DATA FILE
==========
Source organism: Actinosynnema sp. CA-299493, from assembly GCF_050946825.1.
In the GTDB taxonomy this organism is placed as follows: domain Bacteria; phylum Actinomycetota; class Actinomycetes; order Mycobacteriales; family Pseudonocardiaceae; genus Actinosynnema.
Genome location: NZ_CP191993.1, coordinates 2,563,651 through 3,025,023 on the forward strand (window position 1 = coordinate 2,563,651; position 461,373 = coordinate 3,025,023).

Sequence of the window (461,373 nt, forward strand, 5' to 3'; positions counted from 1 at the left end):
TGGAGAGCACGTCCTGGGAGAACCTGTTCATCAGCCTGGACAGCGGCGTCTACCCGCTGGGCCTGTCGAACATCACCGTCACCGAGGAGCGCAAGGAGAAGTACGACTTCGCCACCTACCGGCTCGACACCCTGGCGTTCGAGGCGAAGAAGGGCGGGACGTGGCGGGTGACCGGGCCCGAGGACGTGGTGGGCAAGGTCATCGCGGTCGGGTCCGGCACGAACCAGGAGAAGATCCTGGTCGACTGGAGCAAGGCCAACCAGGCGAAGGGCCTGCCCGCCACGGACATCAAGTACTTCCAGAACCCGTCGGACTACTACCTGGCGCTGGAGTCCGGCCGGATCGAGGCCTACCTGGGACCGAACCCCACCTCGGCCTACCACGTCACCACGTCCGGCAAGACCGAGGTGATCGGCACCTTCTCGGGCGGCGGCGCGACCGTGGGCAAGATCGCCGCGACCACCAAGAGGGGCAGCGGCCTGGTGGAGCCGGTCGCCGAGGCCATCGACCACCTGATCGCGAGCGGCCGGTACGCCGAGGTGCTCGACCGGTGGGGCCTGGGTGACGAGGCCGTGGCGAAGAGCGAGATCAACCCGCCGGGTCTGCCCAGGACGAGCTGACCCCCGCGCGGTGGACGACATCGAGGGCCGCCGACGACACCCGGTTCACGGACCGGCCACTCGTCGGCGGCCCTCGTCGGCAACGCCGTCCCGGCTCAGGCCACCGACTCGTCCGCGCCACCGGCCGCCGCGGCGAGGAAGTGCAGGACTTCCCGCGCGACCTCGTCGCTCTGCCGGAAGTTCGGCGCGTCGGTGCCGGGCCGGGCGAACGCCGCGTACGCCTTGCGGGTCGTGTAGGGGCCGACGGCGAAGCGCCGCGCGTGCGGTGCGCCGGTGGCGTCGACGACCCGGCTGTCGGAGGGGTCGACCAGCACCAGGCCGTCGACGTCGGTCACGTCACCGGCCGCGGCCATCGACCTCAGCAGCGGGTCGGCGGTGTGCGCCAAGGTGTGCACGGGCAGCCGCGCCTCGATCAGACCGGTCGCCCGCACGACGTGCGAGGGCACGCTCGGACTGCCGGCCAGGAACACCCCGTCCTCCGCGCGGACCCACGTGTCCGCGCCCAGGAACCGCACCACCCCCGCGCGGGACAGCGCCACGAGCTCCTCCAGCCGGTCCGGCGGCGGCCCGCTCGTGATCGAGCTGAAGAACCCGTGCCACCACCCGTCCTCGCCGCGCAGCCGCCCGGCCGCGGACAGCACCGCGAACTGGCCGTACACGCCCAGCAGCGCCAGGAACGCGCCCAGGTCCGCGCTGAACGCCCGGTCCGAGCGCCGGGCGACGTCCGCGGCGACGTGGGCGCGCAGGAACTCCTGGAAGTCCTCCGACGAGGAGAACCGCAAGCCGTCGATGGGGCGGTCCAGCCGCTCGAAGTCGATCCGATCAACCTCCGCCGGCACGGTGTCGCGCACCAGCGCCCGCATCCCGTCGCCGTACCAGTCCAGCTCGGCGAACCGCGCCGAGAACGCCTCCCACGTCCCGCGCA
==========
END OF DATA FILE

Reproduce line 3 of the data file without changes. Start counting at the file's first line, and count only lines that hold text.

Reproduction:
Genome location: NZ_CP191993.1, coordinates 2,563,651 through 3,025,023 on the forward strand (window position 1 = coordinate 2,563,651; position 461,373 = coordinate 3,025,023).